They said the county-by-county votes happened over the last two weeks. “We’re going to continue to try to work this through the legislative process, you know,” Lee said. “It’s still the 34th day, it’s too early in the [legislative] session, we have several opportunities to resolve things legislatively, and we’re going to do everything we can to solve it legislatively.”

Kym Randolph, communications director and assistant executive director for the WVEA, denied reporters access to the meeting.

“We just want people to be able to speak freely,” she said, but also said, “We’re trying to keep some things internal and develop our plans as we need to.”

State and county union leaders and others emerging from the meeting were generally tight-lipped about what transpired, and Lee refused to reveal the percentages of school employees in each county who voted to authorize action.

County union presidents who didn’t wish to be identified said that, in every West Virginia county, a majority of school employees — including professional personnel like teachers and service personnel like bus drivers — had voted to authorize action.

The percentage was less than 70 percent, the threshold for a county to officially authorize action, in only about three counties, they said.

School employees in several southern counties already didn’t show up to work one day earlier this month, shutting schools down as hundreds of them filled the state Capitol to protest. Employees in Cabell and Wayne counties voted last week to do their own one-day walkout, possibly this Friday."



In short, this is what happened:

1 Public school employees were balloted across the state by 3 public worker unions. Initially, it appears that this was done to organize one-day or 2-day strikes in certain counties to pressure the legislature as part of the unions' efforts to raise wages and stop the cuts to PEIA. The results were an overwhelming state-wide, inter-trade consensus for strike action (greater than 85% in favor of a statewide strike).

2 In response to this overwhelming support for strike action across the state among all WV public school workers, the 3 trade unions put out a call for an illegal statewide strike.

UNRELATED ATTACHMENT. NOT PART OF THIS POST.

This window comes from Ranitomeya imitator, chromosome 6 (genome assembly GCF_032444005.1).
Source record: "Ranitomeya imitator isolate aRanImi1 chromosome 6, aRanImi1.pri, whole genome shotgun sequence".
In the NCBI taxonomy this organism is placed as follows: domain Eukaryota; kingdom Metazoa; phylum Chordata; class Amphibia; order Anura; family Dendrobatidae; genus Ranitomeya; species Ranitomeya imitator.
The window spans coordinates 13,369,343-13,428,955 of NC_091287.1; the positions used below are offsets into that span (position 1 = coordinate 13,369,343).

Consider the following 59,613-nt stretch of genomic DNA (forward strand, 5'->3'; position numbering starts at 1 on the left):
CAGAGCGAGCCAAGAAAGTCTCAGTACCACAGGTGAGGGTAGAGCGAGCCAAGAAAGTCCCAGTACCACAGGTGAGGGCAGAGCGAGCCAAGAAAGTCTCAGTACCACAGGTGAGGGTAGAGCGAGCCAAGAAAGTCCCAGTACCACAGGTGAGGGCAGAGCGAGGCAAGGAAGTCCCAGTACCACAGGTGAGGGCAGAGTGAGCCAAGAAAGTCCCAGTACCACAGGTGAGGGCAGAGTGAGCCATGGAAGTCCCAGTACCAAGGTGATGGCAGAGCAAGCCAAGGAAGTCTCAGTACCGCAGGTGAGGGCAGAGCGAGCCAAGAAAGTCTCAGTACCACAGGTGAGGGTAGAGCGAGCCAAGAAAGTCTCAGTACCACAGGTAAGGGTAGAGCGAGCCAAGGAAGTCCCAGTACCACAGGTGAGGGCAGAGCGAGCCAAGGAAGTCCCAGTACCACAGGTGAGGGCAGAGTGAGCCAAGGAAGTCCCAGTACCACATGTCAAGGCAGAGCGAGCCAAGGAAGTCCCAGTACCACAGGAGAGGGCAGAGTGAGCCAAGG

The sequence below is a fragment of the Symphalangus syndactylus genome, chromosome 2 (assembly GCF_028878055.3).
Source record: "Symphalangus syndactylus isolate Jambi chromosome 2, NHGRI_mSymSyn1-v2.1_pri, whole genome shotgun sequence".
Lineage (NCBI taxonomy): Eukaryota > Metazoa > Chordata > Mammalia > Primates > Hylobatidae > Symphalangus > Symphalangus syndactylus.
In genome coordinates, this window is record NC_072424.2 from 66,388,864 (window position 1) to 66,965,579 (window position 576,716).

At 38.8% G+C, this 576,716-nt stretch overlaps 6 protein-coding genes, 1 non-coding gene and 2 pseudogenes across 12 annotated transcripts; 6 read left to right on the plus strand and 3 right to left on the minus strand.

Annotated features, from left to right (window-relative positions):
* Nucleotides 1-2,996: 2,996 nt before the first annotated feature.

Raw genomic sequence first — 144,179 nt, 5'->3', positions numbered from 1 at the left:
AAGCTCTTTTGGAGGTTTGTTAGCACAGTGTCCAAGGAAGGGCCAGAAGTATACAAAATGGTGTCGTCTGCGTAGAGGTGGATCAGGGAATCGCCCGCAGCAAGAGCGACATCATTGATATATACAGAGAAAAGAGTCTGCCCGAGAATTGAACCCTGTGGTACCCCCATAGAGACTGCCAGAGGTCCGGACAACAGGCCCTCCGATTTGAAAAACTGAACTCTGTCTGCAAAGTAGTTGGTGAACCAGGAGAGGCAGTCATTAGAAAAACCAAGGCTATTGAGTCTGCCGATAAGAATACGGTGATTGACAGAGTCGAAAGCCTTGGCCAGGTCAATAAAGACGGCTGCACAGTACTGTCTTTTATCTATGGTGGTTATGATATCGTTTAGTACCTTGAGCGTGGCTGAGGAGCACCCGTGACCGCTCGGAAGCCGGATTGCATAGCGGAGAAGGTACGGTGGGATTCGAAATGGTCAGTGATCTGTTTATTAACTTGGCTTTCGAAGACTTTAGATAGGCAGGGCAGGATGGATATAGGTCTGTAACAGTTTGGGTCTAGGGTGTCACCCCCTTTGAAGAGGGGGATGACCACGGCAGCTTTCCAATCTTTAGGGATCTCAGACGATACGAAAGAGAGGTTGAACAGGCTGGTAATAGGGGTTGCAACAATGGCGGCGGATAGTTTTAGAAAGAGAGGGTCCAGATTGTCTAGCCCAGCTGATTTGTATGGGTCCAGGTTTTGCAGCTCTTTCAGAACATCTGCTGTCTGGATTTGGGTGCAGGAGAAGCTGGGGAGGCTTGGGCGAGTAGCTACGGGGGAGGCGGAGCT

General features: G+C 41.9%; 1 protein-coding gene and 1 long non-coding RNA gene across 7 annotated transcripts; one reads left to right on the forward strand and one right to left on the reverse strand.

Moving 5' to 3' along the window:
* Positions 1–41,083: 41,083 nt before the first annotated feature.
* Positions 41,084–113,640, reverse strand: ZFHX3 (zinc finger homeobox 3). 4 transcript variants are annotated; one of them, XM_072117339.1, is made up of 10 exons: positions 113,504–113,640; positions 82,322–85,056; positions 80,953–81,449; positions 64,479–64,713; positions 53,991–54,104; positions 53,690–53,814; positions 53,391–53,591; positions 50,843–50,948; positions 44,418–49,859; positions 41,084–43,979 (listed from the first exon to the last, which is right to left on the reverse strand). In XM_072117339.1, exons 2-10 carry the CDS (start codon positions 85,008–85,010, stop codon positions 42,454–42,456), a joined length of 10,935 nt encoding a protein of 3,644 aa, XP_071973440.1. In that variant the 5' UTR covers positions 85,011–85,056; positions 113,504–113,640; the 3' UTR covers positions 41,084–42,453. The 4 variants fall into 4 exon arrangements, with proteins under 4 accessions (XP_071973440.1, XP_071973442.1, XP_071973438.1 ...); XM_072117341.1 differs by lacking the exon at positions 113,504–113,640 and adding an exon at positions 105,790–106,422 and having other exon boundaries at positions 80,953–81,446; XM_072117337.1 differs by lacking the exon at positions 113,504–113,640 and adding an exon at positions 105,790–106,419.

3 The strike did not 'spread' to all 55 counties and become statewide. It was statewide from the very beginning, due to reciprocity between the union leadership at all levels (primarily at the county-level), rank and file public school union members and non-union public school workers.

Basically, this was a textbook example of how trade unionism works.

Saying that, "the teachers [and service workers and paraprofessionals -- Mhou] walked out anyway, dragging the union bureaucrats behind them," is flat out false. It just didn't happen that way.

And since there is no right to strike, no trade union rights and no collective bargaining for West Virginia public employees, the idea that the unions have some kind of power or leverage to direct the workers simply isn't possible. Every West Virginia public worker who joins and maintains membership in a trade union does so knowing that the state and their individual public employers do not and will not recognize their organization.

Therefore, to say that the unions have something to lose and that this informs their decision making and actions doesn't track. In 1990 the courts issued injunctions against the unions for striking, and it didn't matter, precisely because they really, truly, honestly, don't have anything to lose.

That's likely why there weren't any injunctions this time around. They weren't enforceable then and wouldn't be any more enforceable today. 

The relationship between official, unofficial and sanctioned actions between union leaders, union members and non-union workers all engaged in the same struggle have been extremely informative in the struggles over the past 2 months in the US.

The decision to launch mobile pickets ('Scab Patrols') statewide in WV during the Frontier strike originated in this reciprocity and is ultimately what won the workers' demands despite facing extremely terrible odds for any form of contingent victory.

No different than the organization of the strike in Oklahoma, when the NEA supported an "indefinite strike" and the state workers' union organized a sizable number of their members to walk-out in solidarity with the school workers. In addition, organized members of the building trades in OK also organized walk-outs in support of the school workers. That it was unionized workers who walked-out in solidarity in different trades, sectors and industries, rather than non-union workers (of whom there are far, far, far more in OK, with its 5.5% union density....) is equally instructive.

Of course, it isn't all positive. In Kentucky, local union leaders came out against the spontaneous sick-outs. In Oklahoma, the state American Federation of Teachers opposed strike action while the state National Education Association initially supported an 'indefinite strike' before changing course.

These things happened, so they have to be analyzed on the basis of the fact that they happened.



again mhou for this detail.